Housing stratification in Romania: Mapping a decade of change

Adriana Mihaela Soaita*, Caroline Dewilde

*Corresponding author for this work

Research output: Contribution to journalArticleScientificpeer-review

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Abstract

Given increasing economic affluence, improvement in housing conditions and population decline in the last three decades, Romanians should be more likely to experience better housing than ever before, particularly in terms of the availability and affordability of space. But substantial improvement alongside numerous people still suffering poor conditions begs the important question of who has benefited and who has been excluded. Engaging the theoretical framework of diverse economies and drawing on 2007 and 2018 Eurostat-SILC micro-data, we examine the realignment between housing and income stratification across a proposed housing typology that reflects historically enduring arrangements of housing provisions and economic hierarchies. We find that residents’ socioeconomic profiles differ significantly by type of housing (e.g. showing surprising economic prosperity in urban flats and extreme poverty in some rural houses), which positions our typology as an expression of housing stratification. Furthermore, multivariate analyses highlight the increasingly stronger relationship between income and housing consumption over the decade. Of concern, a large share of the population (the bottom 40% of the income distribution) has fallen further into housing disadvantage after controlling for overall improvements in housing conditions. Conversely, the relative distance between middle- and higher-income households has decreased; given the dominance of small dwellings in the housing stock, higher-income groups seem unable to transfer their financial gains into space in their main residence except a minority engaged in the self-provision of ‘villas’. These patterns of housing stratification indicate a move towards a 40%/60% ‘hour-glass’ society if housing continues to remain outside the political agenda.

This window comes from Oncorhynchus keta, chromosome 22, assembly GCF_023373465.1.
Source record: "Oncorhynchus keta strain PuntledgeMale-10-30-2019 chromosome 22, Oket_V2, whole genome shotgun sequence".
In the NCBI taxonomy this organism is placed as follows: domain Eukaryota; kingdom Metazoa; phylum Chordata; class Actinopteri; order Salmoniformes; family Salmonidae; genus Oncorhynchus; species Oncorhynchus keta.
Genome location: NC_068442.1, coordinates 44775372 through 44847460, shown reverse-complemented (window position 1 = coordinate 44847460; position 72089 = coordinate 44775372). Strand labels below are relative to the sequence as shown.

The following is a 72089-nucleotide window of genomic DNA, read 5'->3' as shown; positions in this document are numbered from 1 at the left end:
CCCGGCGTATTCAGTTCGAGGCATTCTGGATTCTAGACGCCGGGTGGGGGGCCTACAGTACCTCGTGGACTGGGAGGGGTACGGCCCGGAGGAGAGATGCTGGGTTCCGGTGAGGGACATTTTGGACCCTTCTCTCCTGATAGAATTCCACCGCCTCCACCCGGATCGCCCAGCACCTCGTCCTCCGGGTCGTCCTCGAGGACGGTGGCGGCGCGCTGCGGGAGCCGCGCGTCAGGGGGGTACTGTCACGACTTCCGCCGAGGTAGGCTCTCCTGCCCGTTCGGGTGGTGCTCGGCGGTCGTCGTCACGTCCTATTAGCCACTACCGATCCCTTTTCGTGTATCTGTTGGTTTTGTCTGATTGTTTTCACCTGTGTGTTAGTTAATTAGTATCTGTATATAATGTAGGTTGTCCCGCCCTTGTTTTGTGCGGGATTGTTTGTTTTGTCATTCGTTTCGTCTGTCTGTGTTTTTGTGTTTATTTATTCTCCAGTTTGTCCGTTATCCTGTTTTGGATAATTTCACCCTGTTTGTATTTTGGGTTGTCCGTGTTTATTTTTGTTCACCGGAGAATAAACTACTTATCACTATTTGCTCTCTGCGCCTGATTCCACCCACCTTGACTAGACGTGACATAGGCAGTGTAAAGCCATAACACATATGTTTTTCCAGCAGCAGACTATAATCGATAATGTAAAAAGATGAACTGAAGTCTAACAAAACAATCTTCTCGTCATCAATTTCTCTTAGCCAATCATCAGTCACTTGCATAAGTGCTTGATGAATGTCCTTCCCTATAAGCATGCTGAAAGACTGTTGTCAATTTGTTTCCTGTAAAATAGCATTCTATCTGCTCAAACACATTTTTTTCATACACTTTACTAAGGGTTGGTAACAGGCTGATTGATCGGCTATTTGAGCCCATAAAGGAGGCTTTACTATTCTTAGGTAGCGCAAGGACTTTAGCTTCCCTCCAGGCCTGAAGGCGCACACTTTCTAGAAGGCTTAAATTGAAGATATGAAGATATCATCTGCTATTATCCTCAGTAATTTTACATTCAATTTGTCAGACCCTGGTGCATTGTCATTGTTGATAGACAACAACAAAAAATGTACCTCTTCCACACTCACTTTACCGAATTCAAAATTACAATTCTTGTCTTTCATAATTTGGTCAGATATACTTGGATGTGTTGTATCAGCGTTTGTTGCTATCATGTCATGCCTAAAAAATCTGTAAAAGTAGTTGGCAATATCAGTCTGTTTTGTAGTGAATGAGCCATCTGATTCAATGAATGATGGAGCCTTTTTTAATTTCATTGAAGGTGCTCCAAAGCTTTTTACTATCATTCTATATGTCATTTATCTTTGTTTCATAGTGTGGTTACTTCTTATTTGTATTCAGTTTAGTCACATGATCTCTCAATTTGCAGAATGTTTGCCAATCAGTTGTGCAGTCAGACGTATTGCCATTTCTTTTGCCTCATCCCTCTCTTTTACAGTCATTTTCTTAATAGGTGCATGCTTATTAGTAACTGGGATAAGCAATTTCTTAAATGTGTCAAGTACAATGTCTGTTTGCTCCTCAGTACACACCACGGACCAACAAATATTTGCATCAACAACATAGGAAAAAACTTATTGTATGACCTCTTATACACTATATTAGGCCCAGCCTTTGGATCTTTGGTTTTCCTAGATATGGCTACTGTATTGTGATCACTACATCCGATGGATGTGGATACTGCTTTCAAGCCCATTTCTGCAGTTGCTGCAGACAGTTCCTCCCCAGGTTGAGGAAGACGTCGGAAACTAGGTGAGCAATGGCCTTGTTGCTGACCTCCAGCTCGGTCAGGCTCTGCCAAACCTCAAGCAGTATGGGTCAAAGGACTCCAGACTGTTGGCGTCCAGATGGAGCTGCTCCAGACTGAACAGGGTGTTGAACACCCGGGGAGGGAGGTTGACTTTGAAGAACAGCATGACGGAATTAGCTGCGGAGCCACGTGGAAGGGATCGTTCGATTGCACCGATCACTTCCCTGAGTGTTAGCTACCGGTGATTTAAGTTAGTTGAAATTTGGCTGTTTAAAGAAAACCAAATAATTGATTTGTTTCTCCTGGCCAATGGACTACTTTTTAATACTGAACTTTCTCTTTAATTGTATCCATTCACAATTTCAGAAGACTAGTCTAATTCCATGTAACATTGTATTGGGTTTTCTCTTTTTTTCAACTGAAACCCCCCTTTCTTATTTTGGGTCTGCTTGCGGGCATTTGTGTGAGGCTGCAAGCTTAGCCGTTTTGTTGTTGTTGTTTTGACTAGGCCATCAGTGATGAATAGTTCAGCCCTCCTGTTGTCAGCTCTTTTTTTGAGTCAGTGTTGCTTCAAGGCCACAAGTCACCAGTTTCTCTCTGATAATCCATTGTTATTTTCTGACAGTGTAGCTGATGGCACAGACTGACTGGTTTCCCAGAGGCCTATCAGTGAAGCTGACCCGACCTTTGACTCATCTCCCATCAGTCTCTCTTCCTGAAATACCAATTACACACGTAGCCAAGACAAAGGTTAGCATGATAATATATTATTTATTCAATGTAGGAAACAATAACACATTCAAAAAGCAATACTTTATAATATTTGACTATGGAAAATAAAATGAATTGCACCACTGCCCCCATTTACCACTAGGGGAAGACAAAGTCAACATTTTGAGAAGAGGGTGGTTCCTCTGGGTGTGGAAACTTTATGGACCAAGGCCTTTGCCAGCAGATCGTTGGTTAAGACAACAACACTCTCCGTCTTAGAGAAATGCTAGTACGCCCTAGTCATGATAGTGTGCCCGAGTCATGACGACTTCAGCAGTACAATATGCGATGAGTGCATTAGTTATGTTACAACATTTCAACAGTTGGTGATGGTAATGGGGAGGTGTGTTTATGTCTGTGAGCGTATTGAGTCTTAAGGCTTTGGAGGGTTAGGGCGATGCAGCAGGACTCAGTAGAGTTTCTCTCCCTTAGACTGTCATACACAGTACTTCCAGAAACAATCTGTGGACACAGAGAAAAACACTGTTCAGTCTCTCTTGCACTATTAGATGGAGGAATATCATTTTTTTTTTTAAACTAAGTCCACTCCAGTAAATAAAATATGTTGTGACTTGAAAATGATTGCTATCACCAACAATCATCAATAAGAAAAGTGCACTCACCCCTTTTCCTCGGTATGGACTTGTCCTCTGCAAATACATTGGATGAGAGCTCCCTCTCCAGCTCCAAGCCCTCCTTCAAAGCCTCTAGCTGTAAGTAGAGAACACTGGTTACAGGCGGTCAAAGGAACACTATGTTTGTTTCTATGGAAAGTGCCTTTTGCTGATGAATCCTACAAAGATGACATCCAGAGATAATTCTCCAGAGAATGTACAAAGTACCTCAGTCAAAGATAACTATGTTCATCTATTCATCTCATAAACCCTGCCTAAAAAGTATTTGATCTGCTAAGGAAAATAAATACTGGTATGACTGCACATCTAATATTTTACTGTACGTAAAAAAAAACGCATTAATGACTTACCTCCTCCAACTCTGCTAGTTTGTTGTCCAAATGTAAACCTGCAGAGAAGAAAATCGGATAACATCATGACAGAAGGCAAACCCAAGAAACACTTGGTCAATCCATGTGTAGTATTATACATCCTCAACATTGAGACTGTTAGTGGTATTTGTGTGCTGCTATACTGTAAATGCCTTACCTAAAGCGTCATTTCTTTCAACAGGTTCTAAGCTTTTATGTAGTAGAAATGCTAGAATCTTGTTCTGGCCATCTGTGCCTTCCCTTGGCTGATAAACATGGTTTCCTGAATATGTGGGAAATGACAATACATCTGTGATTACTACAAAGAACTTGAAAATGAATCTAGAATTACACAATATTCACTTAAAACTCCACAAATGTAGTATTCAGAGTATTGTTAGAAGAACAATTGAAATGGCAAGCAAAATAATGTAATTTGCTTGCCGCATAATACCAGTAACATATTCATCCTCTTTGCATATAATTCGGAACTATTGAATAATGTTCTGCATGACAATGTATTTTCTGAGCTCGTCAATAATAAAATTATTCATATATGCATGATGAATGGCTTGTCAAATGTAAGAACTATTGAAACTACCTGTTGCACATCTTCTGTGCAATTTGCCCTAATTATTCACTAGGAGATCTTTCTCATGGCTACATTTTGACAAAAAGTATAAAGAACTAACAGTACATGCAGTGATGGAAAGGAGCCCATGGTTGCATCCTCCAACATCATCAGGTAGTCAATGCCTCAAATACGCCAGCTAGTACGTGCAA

Original languageEnglish
Number of pages22
JournalJournal of Housing and the Built Environment
DOIs
Publication statusE-pub ahead of print - 2020

Keywords

  • Diverse economies
  • ECONOMIES
  • EVERYDAY
  • GEOGRAPHIES
  • House and flat
  • Housing inequality
  • Housing stratification
  • Housing types
  • Post-communism
  • QUALITY
  • RESTITUTION
  • Romania
  • Socioeconomic stratification

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